The Effectivity of Selected Crisis Hedge Strategies


During past months we made a set of articles analyzing the performance of equity factors and selected systematic strategies during coronavirus crisis. These articles were short-ranged with data only from the start of the year 2020, which is enough for the purpose of the quick blog posts, but very short-sighted to see the nature of these strategies. Therefore, we expanded the time range by 20 years. For a better understanding of hedge possibilities of these strategies, we have added a comparison to essential safe-haven assets, not only to equities.

Video summary:

In this article, we are analyzing three groups of strategies/assets and their performance during the equity market downturn, which we defined as months with a negative performance of SPY ETF. As usually, strategies are coded in QuantConnect.

First of these three groups contains systematic Crisis Hedge strategies, namely Currency Momentum FactorCommodity Momentum FactorTime Series Momentum Effect and Skewness Effect in Commodities. Chosen strategies should perform well at the market downturn (at least the source papers by which the strategies are built state that).

Currency momentum is beside others mentioned in the paper by Grobys, Heinonen and Kolari (2016), which shows its ability to be a hedge for global economic risk. Also, the momentum effect in commodities is a good hedge strategy as it has been shown in the paper by Blitz and Groot (2013), which analyze the risk-adjusted performance of commodity market factors portfolio. The hedging possibilities of time-series momentum effect and skewness effect in commodities are analyzed in the paper from Moskowitz, Ooi and Pedersen (2011), resp. Perez, Frijns, Fuertes and Miffre (2017) which are also the source papers of these strategies. Source paper of these strategies and other mentioned papers designate them to be possibly used as a hedge during the market turmoil, but this claim should be tested by their performance.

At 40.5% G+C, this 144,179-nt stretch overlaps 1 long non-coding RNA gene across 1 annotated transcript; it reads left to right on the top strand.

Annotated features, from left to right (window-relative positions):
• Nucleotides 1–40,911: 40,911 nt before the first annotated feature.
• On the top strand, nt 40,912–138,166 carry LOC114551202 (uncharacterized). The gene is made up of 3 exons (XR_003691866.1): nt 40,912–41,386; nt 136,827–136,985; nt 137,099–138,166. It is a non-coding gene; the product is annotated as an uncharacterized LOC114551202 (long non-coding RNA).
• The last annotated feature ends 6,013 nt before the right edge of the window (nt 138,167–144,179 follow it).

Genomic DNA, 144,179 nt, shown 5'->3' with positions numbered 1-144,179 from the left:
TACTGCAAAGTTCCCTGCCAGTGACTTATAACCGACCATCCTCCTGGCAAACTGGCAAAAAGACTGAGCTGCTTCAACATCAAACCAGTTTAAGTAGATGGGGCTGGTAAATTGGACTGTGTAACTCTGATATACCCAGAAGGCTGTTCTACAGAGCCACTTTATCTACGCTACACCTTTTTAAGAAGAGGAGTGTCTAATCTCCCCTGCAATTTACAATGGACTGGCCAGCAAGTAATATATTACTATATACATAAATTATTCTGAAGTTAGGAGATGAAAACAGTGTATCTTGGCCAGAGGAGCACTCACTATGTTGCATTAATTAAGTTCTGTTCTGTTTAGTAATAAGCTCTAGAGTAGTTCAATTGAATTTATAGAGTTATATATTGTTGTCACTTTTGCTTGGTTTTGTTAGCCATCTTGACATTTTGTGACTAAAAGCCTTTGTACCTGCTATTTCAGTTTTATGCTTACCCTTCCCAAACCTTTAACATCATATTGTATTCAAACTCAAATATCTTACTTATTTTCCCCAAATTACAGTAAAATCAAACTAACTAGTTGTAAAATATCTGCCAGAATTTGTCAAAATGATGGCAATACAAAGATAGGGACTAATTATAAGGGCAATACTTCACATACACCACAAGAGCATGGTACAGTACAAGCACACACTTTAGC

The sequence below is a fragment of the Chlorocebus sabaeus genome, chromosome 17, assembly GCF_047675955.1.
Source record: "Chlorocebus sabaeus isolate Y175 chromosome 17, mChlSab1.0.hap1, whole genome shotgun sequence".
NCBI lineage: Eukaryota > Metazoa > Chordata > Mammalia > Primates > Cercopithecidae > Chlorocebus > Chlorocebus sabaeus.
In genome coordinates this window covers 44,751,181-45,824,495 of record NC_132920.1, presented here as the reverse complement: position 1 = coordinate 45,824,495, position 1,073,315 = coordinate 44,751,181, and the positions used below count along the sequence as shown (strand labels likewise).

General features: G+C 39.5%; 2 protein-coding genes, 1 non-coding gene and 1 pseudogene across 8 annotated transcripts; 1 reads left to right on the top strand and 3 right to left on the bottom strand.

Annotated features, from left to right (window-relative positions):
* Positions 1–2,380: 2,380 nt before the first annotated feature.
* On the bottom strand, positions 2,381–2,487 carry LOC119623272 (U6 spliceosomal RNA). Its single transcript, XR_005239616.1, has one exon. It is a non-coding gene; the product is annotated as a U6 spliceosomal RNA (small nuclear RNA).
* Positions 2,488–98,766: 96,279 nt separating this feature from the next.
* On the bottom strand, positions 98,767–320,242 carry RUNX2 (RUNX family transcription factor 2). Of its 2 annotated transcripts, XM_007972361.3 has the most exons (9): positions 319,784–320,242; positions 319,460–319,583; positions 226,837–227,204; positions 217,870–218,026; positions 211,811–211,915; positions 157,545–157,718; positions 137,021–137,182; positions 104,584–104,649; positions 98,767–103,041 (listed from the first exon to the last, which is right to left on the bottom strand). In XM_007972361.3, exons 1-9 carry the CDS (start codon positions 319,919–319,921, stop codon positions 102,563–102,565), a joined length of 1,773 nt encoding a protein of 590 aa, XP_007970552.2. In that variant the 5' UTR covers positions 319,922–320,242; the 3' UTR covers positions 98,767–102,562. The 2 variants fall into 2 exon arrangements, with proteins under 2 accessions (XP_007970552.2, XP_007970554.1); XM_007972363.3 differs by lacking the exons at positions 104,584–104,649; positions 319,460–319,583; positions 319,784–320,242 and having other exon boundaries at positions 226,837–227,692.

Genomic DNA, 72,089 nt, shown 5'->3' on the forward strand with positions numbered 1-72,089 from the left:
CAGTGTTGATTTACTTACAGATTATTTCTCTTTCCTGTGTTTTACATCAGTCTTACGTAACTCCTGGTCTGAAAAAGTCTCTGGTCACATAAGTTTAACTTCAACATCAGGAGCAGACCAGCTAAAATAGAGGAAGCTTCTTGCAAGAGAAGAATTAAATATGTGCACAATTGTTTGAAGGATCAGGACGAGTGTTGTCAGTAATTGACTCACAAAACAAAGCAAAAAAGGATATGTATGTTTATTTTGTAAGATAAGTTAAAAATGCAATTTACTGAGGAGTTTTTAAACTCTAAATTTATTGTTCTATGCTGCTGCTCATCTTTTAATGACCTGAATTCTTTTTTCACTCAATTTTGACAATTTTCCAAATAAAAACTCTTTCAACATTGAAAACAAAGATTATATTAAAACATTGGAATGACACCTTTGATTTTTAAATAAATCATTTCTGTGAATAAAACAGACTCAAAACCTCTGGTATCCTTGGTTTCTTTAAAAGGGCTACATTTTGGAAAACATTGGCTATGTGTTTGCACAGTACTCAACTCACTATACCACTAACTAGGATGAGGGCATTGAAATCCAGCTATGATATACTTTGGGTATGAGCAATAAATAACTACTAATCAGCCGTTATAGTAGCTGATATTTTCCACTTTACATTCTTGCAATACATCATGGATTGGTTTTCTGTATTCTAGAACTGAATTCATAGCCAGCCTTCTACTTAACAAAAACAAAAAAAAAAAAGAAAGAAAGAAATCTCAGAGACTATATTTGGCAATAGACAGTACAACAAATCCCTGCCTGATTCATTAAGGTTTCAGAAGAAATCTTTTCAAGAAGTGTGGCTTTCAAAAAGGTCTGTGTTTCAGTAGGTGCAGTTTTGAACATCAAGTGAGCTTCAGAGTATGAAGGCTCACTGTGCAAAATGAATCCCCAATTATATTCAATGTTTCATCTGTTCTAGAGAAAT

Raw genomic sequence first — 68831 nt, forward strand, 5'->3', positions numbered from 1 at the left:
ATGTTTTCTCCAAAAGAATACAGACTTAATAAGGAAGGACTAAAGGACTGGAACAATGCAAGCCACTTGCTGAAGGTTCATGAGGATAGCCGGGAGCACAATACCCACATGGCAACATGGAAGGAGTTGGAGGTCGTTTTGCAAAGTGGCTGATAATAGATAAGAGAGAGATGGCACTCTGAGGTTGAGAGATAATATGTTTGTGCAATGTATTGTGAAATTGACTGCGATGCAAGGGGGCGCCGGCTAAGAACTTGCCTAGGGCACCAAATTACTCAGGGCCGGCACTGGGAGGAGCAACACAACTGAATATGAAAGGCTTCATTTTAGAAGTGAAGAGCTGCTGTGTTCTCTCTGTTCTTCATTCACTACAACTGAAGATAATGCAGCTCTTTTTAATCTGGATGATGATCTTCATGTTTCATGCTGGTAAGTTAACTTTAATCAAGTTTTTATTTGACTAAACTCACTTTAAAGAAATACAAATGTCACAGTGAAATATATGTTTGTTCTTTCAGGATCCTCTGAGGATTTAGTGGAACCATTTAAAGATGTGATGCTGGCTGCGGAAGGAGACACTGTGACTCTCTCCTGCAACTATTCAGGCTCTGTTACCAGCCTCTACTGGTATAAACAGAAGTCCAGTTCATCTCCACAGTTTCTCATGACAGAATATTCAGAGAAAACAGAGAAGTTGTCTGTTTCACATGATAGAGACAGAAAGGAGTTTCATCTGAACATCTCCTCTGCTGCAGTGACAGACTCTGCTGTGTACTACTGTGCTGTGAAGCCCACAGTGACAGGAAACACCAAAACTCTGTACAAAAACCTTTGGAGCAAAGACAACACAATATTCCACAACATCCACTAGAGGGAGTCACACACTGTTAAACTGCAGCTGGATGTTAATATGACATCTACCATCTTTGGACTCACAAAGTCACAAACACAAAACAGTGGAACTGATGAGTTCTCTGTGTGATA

Time series in Figure 1 could tell us that the currency momentum is the worst candidate for hedging from mentioned systematic strategies as its performance during the observed period is negative. However, what truly matters are results only during the downturn.

Systematic Crisis Hedge Strategies

Figure 1 Time series of Systematic crisis hedge strategies